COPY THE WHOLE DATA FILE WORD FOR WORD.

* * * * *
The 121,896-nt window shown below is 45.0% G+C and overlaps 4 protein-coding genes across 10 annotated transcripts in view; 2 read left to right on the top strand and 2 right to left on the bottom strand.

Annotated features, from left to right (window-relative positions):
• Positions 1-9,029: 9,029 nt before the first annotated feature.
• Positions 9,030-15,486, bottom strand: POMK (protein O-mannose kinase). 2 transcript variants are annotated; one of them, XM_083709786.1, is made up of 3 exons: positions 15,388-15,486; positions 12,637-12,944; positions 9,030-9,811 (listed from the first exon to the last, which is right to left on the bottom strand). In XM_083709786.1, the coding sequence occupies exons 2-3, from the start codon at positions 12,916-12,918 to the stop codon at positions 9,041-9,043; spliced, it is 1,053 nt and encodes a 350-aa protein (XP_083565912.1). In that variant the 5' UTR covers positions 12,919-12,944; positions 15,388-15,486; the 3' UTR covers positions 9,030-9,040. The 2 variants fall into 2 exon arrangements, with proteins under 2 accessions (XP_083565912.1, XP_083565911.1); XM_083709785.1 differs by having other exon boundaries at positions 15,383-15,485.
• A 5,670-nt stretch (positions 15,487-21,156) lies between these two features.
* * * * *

The 121,896-nt window shown below is 45.0% G+C and overlaps 4 protein-coding genes across 10 annotated transcripts in view; 2 read left to right on the top strand and 2 right to left on the bottom strand.

Annotated features, from left to right (window-relative positions):
• Positions 1-9,029: 9,029 nt before the first annotated feature.
• Positions 9,030-15,486, bottom strand: POMK (protein O-mannose kinase). 2 transcript variants are annotated; one of them, XM_083709786.1, is made up of 3 exons: positions 15,388-15,486; positions 12,637-12,944; positions 9,030-9,811 (listed from the first exon to the last, which is right to left on the bottom strand). In XM_083709786.1, the coding sequence occupies exons 2-3, from the start codon at positions 12,916-12,918 to the stop codon at positions 9,041-9,043; spliced, it is 1,053 nt and encodes a 350-aa protein (XP_083565912.1). In that variant the 5' UTR covers positions 12,919-12,944; positions 15,388-15,486; the 3' UTR covers positions 9,030-9,040. The 2 variants fall into 2 exon arrangements, with proteins under 2 accessions (XP_083565912.1, XP_083565911.1); XM_083709785.1 differs by having other exon boundaries at positions 15,383-15,485.
• A 5,670-nt stretch (positions 15,487-21,156) lies between these two features.